New punter Cameron Johnston also didn't practice with the morning bunch, with Ohio State instead opting to have him work with the veterans in the afternoon. The Australian is expected to slide into the starting spot right away after his signing this summer, and working later would give him a opportunity to build a rapport with the returning long-snappers.
The long anticipated Friday Night Lights camp is finally here with some big names slated to attend as we have highlighted over the past eight days.

BuckeyeNation gave you what to expect and what to watch in separate stories this week. Here’s a little bit of what happened last year to get fans in the mood for what is a very fun event.

There’s a stretch in every recruiting cycle where the class takes shape.

Last year it can be argued a three-week stretch that began in mid-December and stretched to the first week of January was the key time period, as ESPN 150 targets Gareon Conley, Mike Mitchell, Trey Johnson and ESPN 300 lineman Donovan Munger committed. However, nabbing ESPN 150 targets Dontre Wilson and Vonn Bell in the final week, while holding onto ESPN 150 running back Ezekiel Elliott and nabbing four-star recruits James Clark and Corey Smith, was big for the Buckeyes.

As the 2014 recruiting class nears the halfway point, there’s still plenty of time to go. But an eight-day stretch, when ESPN 300 defensive end Jalyn Holmes committed and was followed by quarterback Stephen Collier, wide receiver Terry McLaurin and ESPN 300 offensive tackle Jamarco Jones, could define the 2014 class.

Here’s a look at the four commits and what they meant:

Jalyn Holmes (Norfolk, Va./Lake Taylor)

Vitals: 6-foot-5, 235 pounds

When he committed: June 20

Why he chose Ohio State: Holmes fell in love with the family aspect, but it was the education he will receive that really won him over. He already has a great relationship with line coach Mike Vrabel and that factored in as well.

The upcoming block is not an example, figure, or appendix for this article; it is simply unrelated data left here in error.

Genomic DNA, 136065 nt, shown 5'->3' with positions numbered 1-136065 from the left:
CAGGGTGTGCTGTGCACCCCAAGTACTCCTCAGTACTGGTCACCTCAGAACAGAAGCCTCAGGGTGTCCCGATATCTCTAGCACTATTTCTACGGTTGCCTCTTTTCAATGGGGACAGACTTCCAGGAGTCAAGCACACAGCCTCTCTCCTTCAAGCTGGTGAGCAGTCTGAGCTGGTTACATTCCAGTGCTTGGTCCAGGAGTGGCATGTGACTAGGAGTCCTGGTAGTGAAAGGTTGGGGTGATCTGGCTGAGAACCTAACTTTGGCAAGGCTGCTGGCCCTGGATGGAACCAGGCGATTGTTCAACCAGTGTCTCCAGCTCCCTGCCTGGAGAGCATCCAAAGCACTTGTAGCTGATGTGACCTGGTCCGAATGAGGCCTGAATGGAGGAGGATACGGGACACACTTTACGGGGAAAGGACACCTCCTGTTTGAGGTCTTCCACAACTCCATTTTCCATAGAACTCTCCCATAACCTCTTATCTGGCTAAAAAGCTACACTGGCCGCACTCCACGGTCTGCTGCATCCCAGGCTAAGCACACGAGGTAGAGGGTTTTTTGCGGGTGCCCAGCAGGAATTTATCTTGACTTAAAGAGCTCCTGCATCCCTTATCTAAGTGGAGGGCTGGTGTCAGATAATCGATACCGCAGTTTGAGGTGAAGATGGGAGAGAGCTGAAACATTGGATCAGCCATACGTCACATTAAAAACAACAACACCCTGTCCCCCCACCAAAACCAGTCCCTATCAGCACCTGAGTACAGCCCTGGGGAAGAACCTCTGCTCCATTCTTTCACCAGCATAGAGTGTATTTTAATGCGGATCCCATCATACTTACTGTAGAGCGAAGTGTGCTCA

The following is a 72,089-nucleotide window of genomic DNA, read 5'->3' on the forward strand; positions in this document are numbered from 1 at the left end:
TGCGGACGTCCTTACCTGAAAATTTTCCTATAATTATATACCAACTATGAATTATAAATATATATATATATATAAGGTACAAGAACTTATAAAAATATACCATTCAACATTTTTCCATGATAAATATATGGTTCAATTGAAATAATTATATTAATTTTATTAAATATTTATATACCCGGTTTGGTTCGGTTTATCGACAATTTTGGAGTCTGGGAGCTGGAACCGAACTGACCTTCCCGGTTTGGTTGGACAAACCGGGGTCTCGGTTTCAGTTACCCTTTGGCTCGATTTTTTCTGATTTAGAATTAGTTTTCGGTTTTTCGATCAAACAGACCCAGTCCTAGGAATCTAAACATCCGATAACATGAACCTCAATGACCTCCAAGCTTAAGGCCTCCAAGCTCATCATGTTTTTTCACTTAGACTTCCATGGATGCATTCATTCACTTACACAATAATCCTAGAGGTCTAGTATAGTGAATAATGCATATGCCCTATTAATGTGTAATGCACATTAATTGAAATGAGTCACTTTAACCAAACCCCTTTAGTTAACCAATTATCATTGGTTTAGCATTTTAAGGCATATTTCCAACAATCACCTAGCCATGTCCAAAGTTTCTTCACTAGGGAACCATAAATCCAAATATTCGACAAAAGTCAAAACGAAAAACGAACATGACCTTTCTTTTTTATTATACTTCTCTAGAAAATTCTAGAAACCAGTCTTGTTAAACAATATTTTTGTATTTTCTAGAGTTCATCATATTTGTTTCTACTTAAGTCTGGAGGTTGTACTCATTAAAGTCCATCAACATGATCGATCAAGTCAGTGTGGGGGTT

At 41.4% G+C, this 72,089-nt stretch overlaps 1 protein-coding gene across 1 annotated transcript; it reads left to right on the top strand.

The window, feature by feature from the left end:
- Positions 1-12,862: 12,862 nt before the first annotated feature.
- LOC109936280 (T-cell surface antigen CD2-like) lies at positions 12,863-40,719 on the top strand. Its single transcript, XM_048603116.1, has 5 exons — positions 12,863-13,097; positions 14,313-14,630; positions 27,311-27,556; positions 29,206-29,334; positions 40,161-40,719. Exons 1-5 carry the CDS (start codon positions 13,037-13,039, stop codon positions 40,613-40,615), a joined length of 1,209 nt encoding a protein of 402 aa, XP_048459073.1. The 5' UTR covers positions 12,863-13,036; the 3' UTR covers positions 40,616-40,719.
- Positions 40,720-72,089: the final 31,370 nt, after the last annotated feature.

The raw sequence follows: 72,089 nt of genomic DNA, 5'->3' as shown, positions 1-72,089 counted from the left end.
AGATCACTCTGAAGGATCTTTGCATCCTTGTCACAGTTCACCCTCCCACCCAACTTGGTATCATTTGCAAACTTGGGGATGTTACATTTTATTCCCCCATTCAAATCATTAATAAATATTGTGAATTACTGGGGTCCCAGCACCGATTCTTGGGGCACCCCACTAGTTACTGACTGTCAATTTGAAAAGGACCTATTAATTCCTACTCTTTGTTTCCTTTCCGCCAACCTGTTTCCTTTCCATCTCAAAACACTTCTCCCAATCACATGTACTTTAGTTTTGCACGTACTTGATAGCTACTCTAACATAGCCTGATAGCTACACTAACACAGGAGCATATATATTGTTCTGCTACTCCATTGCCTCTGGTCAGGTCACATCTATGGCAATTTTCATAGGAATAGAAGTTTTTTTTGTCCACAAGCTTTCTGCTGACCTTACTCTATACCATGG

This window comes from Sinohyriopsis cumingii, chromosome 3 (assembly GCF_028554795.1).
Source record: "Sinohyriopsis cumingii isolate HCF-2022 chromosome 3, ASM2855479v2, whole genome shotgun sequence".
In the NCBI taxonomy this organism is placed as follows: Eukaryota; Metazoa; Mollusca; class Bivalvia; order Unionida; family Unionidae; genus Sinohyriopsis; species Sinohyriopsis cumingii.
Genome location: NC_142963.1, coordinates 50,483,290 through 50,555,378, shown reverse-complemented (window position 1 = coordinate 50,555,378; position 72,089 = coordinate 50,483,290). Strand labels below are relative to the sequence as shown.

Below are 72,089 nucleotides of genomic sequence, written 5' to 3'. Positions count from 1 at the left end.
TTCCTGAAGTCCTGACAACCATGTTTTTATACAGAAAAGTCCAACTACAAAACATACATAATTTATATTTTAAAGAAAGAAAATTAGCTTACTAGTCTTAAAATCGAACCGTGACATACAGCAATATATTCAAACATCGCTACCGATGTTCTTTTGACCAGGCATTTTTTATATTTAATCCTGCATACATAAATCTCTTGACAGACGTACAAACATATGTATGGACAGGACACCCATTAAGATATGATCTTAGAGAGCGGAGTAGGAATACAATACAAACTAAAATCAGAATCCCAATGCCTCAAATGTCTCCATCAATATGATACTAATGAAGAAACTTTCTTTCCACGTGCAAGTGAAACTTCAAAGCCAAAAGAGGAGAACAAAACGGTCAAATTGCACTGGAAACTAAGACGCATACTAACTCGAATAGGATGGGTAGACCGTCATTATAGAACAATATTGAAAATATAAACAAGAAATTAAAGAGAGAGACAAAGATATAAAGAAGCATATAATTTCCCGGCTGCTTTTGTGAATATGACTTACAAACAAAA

Who else was in the mix: Florida State and Clemson

What it means: Life after Noah Spence will be all right. Holmes is being recruited to play the viper role for the Buckeyes and his athleticism and length should transition well to the college game.

Stephen Collier (Leesburg, Ga./Lee County)

Vitals: 6-3, 205

When he committed: June 21

Why he chose Ohio State: Like Holmes, he felt like Ohio State was home. He also believed the coaching staff could push him to new heights. He mentioned the chance to compete for a national championship as playing a role.

Who else was in the mix: Auburn, Cincinnati, Harvard and Wake Forest

What it means: The belief is a quarterback should be taken every year, and Collier is a good one. He’s coming out of a spread offense, so the transition should be easy. He’s got great size and can run, which helps in the move from high school to college as well. Collier is also very smart and can make quick decisions.

Terry McLaurin (Indianapolis/Cathedral)

Vitals: 6-foot, 180

When he committed: June 23

Why he chose Ohio State: The idea of playing for Urban Meyer and winning a national championship was big. He felt strongly about the Buckeyes as he worked out at the June 9 and June 21 camps and picked up a coveted offer.

Who else was in the mix: Missouri and Purdue